- SMB vs Enterprise exposure
- In a recessionary environment, the SMB segment faces more pressure than usual, and some SMBs may go out of business altogether.
- However, in some cases, enterprises may have longer approval cycles, pricing leverage, and additional processes that could result in longer deal cycles and delays.
- Vertical sensitivity
- Certain software markets are particularly exposed to the cyclicality of the verticals they serve (e.g. slowdowns in construction or consumer spending).
- Companies selling primarily to other high-growth startups also saw more friction, as they were hit particularly hard by macro headwinds.
- B2B vs B2C
- As elevated inflation drove a pullback in consumer spend, many B2C companies were hit faster than their B2B peers.
- Public sector vs Private sector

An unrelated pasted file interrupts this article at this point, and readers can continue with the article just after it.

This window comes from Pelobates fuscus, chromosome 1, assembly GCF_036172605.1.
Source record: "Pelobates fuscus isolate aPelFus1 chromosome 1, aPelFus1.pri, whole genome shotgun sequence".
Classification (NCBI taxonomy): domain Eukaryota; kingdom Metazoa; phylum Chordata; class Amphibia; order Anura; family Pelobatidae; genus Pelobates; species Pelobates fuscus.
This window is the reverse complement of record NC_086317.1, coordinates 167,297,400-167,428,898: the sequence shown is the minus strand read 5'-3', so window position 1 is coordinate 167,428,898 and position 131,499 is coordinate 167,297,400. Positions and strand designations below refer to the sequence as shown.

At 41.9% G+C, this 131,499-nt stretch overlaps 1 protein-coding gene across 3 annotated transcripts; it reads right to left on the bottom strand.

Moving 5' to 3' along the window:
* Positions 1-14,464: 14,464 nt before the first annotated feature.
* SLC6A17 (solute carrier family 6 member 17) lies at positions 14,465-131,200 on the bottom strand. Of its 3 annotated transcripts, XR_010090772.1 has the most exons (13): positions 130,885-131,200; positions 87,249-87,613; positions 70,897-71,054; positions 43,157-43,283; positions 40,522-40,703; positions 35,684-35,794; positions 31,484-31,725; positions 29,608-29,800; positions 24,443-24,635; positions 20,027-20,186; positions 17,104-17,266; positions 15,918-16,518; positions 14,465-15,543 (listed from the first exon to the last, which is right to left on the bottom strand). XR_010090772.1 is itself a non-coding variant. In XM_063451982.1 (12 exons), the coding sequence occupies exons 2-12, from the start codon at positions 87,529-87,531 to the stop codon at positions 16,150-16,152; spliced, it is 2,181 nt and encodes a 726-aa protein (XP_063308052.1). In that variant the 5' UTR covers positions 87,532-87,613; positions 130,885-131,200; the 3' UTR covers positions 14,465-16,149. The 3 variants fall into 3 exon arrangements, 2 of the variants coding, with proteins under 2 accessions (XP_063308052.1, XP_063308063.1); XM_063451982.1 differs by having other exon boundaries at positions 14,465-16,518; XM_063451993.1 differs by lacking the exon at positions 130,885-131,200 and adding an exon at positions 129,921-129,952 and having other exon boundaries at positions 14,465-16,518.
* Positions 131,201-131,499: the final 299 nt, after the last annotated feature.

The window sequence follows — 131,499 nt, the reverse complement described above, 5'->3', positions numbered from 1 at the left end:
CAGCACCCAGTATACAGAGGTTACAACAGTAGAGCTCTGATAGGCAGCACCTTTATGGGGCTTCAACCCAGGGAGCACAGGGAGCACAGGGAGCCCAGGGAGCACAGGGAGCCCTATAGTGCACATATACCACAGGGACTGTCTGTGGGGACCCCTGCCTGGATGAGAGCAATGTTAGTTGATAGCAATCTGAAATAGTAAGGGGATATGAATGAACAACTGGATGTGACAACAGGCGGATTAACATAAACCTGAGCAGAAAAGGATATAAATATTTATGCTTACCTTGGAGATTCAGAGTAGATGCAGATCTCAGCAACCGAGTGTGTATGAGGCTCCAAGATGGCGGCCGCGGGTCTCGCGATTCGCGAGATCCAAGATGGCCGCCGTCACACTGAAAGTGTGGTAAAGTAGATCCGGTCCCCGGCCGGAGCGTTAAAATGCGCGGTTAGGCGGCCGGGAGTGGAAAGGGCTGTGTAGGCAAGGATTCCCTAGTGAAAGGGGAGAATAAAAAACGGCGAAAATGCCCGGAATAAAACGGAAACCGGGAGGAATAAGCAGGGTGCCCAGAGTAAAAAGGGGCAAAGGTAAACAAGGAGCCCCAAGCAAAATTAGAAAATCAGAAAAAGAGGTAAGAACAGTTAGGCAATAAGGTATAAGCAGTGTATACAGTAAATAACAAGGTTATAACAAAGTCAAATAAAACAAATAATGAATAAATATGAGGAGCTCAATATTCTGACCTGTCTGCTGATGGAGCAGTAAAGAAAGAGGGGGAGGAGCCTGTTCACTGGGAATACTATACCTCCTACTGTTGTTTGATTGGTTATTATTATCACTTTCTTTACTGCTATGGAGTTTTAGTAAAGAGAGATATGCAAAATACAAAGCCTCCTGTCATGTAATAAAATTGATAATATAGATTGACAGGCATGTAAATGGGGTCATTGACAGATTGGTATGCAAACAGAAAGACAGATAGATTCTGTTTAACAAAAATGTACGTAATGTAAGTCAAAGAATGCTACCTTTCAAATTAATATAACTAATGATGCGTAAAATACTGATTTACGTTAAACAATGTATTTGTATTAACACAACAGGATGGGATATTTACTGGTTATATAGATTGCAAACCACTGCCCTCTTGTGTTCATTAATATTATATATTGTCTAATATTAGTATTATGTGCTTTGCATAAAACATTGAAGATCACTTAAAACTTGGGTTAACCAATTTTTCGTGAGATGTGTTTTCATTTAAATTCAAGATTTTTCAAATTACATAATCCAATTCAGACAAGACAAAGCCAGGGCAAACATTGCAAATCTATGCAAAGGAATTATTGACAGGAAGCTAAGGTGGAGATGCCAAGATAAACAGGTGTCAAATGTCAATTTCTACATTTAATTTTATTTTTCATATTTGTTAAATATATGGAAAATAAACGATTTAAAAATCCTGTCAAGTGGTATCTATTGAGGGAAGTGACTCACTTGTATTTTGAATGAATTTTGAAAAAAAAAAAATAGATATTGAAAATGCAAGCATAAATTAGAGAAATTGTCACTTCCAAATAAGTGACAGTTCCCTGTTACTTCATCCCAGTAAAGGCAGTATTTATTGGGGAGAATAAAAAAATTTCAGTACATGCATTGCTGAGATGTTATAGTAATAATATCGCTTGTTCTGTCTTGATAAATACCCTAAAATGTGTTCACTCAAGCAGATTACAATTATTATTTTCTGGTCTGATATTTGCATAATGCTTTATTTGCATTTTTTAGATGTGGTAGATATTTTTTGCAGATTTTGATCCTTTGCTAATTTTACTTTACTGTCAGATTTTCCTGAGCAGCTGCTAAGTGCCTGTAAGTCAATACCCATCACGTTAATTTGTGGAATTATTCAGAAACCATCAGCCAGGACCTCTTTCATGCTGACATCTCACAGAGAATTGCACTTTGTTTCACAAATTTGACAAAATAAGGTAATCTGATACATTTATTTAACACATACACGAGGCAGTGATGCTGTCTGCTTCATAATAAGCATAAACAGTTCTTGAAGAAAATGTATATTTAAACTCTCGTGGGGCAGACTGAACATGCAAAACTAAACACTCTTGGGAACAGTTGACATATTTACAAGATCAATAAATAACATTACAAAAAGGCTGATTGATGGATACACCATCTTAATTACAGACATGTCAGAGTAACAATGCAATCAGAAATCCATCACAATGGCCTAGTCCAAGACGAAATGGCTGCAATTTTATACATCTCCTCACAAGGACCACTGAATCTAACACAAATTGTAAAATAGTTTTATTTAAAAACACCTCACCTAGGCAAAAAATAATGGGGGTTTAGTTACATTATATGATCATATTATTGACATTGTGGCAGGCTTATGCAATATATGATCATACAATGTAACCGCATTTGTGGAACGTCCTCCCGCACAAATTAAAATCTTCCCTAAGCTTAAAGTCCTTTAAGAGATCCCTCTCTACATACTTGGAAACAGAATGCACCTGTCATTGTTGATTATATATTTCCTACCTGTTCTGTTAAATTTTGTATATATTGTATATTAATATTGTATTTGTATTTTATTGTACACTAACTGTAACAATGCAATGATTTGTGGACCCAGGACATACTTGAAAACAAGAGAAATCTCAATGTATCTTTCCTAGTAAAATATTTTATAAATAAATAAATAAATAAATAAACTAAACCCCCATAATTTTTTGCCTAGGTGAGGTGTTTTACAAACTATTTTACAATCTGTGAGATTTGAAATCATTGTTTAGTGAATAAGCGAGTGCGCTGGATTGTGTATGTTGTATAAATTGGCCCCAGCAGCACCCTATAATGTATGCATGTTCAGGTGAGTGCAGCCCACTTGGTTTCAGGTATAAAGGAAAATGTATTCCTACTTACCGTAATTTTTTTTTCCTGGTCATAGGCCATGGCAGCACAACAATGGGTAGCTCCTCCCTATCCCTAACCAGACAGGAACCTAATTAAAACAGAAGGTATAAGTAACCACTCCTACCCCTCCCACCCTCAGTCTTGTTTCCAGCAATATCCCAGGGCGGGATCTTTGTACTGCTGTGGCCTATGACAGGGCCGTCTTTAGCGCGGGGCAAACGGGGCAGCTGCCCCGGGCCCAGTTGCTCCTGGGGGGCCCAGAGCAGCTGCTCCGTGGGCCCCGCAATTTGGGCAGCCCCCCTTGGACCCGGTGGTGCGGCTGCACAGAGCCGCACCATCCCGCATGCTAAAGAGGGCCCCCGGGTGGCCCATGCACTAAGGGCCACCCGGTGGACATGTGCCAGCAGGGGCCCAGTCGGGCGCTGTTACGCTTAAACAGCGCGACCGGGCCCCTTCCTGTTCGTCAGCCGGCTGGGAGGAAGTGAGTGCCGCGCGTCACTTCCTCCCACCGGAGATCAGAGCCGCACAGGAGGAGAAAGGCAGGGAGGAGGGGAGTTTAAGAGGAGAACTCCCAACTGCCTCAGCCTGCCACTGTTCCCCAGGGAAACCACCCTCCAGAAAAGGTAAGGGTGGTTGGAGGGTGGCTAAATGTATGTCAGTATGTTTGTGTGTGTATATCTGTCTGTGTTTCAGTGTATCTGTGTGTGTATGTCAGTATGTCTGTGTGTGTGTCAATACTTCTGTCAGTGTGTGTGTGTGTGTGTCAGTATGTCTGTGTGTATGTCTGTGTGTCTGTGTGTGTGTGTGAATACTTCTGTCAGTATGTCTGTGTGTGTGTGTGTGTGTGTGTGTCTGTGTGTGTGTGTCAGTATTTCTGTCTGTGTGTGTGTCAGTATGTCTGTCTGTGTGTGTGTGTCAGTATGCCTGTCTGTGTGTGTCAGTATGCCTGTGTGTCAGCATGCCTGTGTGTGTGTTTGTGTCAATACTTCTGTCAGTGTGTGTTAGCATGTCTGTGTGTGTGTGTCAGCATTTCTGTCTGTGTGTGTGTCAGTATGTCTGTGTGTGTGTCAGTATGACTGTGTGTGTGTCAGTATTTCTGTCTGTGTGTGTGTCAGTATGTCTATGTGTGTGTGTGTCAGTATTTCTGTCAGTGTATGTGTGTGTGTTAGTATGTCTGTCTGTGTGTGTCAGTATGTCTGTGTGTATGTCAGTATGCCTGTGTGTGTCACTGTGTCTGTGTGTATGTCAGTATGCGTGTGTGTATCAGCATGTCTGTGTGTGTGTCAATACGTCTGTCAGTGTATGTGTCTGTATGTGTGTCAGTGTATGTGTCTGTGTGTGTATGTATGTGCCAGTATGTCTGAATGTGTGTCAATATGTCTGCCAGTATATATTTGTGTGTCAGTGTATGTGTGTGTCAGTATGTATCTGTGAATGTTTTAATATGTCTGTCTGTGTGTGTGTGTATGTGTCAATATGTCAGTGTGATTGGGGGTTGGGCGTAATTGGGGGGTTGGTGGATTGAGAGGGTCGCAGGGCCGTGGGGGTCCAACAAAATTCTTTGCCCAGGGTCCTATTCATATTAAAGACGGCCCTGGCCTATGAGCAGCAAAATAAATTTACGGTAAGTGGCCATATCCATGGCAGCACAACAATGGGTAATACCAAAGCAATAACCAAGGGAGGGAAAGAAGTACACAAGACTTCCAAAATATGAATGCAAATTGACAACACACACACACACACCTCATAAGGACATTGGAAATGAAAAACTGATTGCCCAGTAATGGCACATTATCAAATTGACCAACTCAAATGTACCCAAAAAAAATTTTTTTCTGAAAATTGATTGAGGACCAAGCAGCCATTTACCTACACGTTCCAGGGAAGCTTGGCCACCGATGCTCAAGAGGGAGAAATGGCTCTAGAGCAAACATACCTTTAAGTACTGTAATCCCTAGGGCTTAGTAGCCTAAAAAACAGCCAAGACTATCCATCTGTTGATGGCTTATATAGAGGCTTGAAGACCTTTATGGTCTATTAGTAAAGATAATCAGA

- Revenue from government revenue streams (e.g., federal, state, and municipal) emerged as slightly more resilient compared to commercial streams as public sector budgets remained more intact over the last year. Some federal budgets even expanded significantly based on the government’s spending priorities.
We saw companies institute extra strong hygiene around customer segments at a highly granular level, distinguishing accounts by vectors such as industry, company size, division budget, penetration of number of users vs. addressable user base, etc. Following this exercise, companies formed specific plans of attack and assigned an accountable leader based on the strategy built for each segment. Companies that had meaningful concentration in high-risk segments also proceeded to reduce this risk through diversification and targeting different segments.
4. Engage customers with a mission-critical narrative
In boom times, customers do not always check if they are using software they have paid for, but this switches quickly during bear times as discretionary budgets become limited and all usage is scrutinized closely. During the past 18 months, many customers have dug into product engagement metrics as a “north star” for whether a software solution is considered “mission-critical” to the organization, or just a “nice-to-have”, within the stack.
In response, companies have: